Question:

A child on a sled reaches the bottom of a hill with a velocity of 10.0 m/s and travels 25.0 m along a horizontal straightaway to a stop. If the child and sled together have a mass of 60.0 kg, what is the average retarding force on the sled on the horizontal straightaway?

Source: Giancoli, Douglas C., Physics: Principles with Applications, 7th Edition, 2014.

Quick Answer:

$-1.20\times 10^2\textrm{ N}$

### Transcript for this Giancoli solution

This is Giancoli Answers with Mr. Dychko. When this child on a sled reaches the bottom of the hill, they have an initial speed of 10 meters per second. And the retarding force is due to friction and so, that's what I've drawn here on this free body diagram, and there's also normal force up and gravity down although it turns out those won't be relevant for this calculation here. Final velocity is zero and the child travels a distance of 25 meters, they have a mass of 60 kilograms. So, the friction force is the only force horizontally and so, that makes it the net force. And net force always is mass times acceleration. So, we'll have to find the acceleration first using kinematics and then multiply by the mass to get our answer for the friction force. So, final velocity squared equals initial velocity squared plus*2ad*and V initial, or sorry, V final is zero, so, get rid of that term. And then we'll subtract

*Vi*squared from both sides and then divide both sides by

*2d*to solve for

*a*. And we have acceleration is negative initial velocity squared divided by

*2d*. So, it's negative 10 meters per second squared divided by 2 times 25. And it gives negative 2.00 meters per second squared. And the retarding force then is mass times acceleration, 60 kilograms times negative 2 which gives negative of 1.20 times 10 to the 2 kilograms. And I wrote it in scientific notation instead of writing 120 because writing it this way is ambiguous as to how many significant figures are suggested, strictly speaking there's only two. And so, since we should have three I wrote it this way. And the negative sign means that this force is in the opposite direction to the initial velocity. And with the initial velocity being positive, that means this has to be negative.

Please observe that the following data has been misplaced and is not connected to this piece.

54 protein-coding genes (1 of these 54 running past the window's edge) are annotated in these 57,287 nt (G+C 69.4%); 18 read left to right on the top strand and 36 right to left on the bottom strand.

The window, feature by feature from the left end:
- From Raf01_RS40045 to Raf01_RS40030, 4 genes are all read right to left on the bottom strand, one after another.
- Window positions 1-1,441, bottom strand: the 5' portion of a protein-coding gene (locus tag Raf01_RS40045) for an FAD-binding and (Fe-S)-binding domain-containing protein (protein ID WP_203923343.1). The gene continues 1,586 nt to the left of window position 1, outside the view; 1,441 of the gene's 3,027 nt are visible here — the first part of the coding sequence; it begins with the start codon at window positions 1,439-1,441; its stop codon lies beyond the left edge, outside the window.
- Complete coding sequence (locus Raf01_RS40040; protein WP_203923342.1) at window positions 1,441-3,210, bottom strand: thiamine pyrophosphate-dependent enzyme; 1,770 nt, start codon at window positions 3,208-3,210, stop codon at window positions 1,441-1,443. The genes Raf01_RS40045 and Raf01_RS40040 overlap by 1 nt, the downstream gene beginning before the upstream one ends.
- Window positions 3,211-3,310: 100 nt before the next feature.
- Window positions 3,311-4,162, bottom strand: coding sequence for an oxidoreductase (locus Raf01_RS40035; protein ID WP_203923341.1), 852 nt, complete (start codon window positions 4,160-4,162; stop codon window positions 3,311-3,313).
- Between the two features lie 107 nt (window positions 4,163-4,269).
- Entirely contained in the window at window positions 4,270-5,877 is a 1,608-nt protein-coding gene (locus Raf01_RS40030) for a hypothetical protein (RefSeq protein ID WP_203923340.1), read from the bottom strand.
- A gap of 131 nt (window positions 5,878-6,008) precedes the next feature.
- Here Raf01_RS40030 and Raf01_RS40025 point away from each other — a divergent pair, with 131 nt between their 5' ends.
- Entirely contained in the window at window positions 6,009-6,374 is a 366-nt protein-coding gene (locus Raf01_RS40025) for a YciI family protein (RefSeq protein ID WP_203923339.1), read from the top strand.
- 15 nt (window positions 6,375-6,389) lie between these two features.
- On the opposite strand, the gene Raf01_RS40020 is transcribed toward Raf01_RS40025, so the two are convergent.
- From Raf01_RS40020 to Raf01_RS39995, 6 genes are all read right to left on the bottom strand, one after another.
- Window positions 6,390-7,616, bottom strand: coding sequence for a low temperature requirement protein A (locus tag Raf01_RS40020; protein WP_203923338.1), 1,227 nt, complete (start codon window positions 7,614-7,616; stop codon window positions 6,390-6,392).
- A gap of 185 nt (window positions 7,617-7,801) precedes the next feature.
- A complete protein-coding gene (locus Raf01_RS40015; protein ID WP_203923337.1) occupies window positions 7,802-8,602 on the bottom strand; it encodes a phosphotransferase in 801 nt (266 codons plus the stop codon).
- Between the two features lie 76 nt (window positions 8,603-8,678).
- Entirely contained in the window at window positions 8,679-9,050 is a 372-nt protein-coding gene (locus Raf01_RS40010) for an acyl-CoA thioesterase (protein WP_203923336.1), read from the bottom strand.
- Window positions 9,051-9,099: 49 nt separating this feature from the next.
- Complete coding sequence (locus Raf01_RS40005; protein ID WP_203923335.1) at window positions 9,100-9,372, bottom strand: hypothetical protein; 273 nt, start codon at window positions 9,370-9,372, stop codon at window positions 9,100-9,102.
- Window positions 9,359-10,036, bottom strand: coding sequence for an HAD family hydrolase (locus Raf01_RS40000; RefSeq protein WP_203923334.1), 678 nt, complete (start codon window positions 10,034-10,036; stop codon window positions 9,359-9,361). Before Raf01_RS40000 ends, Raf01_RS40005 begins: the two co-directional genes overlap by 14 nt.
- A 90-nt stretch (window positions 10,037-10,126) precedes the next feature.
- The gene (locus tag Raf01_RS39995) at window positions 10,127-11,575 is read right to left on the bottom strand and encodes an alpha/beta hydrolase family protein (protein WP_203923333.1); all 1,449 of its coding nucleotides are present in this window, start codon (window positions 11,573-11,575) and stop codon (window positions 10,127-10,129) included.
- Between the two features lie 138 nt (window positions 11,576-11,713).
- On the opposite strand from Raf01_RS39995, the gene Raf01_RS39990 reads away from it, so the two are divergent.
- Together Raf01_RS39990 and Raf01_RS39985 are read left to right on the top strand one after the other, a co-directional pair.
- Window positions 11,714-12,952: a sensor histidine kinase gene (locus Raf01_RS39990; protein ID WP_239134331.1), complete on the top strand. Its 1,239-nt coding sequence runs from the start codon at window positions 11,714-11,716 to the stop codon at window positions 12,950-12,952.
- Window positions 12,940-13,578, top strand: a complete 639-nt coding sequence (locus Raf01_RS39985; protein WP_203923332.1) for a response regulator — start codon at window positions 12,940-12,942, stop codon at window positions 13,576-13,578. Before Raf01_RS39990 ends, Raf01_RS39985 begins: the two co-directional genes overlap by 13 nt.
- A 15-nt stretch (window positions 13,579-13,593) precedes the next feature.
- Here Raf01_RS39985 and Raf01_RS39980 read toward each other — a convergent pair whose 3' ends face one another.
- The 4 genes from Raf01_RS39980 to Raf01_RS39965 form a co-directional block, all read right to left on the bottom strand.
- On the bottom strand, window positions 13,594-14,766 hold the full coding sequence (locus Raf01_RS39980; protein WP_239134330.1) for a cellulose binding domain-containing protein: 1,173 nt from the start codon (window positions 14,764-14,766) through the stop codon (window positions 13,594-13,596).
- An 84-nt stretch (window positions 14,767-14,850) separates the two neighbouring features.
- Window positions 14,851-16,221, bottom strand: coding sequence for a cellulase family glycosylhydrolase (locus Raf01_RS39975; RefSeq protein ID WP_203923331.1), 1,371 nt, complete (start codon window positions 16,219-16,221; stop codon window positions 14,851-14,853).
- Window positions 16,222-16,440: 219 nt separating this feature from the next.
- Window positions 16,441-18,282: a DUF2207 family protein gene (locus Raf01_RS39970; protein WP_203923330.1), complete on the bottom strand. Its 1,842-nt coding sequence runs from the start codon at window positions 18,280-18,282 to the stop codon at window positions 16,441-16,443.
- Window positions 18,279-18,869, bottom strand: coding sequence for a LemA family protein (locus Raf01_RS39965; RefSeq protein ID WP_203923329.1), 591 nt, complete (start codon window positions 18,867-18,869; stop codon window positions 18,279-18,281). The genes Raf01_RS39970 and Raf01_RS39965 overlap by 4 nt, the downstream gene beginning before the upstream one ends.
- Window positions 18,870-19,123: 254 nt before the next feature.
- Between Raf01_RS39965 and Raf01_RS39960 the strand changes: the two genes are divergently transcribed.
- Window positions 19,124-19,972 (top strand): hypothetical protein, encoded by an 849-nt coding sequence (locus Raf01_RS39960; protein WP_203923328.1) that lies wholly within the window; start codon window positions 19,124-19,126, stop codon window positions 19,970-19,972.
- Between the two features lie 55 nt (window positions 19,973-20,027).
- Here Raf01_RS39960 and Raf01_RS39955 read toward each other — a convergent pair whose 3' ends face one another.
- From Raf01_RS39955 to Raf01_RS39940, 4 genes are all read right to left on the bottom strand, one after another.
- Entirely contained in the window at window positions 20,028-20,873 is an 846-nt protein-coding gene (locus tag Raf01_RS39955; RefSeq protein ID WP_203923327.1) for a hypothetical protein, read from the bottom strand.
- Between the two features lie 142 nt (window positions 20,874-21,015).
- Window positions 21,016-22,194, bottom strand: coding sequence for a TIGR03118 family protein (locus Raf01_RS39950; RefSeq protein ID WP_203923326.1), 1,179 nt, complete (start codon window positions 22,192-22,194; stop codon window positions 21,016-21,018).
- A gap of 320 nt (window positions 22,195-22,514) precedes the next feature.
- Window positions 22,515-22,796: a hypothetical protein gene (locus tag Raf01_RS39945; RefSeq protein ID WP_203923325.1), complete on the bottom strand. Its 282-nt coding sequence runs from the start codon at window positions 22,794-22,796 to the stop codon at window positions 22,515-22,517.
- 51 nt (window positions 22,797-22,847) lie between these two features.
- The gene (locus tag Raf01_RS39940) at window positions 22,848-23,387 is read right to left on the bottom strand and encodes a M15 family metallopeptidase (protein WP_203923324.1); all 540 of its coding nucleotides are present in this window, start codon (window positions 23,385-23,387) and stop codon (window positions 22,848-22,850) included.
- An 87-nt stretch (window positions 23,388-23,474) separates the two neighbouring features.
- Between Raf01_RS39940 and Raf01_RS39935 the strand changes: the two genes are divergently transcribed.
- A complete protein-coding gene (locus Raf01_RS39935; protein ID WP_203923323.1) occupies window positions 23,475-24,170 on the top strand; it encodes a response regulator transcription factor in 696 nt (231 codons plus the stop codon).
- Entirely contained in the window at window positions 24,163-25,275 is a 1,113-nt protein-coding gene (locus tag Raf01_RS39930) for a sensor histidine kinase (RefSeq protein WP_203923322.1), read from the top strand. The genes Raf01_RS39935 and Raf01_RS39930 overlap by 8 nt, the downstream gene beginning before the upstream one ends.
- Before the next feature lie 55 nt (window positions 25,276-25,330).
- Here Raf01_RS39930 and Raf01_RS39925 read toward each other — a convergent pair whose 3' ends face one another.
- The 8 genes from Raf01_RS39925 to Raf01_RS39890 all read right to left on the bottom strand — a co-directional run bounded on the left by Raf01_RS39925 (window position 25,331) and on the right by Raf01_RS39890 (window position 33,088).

## Comments

Hey Mr. Giancoli,

Thank you so much for your videos! They are really helpful! Just so you know, this problem asked for the retarding force so the units should be Newtons, not kilograms.

Hi sueqrahn, thanks for noticing that typo. You're quite right that it should be written as Newtons and not kilograms.

Keep up the good work,

Mr. Dychko

In this problem, can I use the formula, Ffr = μk*Fn? I calculated μk to be .2. So the answer should be .2*60kg*9.8m/s2 = 117.6N. Is this just another way of solving the problem or did I get it wrong? Thank you!!

Hi theovilous, thanks for the question. While $F_{fr} = \mu_k F_n$ is a correct formula, I'm not sure how you calculated $\mu_k$? It doesn't look possible with the information given, so I think using acceleration is the only method available for solve this one.

All the best,

Mr. Dychko

I considered retarding force as friction. So I set the formula Ffr = ma --> μkmg=ma --> μk = a/g --> μk = 2/9.8 = .2.

So based on the formula, Ffr=μkFn, Ffr=μkmg = .2 * 60kg * 9.8m/s2 = 117.6N.

Does this approach work as well? my result is very close to your answer which is 120N.

Thank you for your quick response! I am learning a lot from you!

Hi theovilous, ah, now I understand your approach. Yes, you can do what you're suggesting. I suspect that if you keep lots of digits in your answer for $\mu_k$ (to avoid intermediate rounding error), that your answer will match the answer here exactly to three significant figures. The approach you're suggesting takes more steps, but it's perfectly valid.

I'm glad you're enjoying the solutions!

All the best,

Mr. Dychko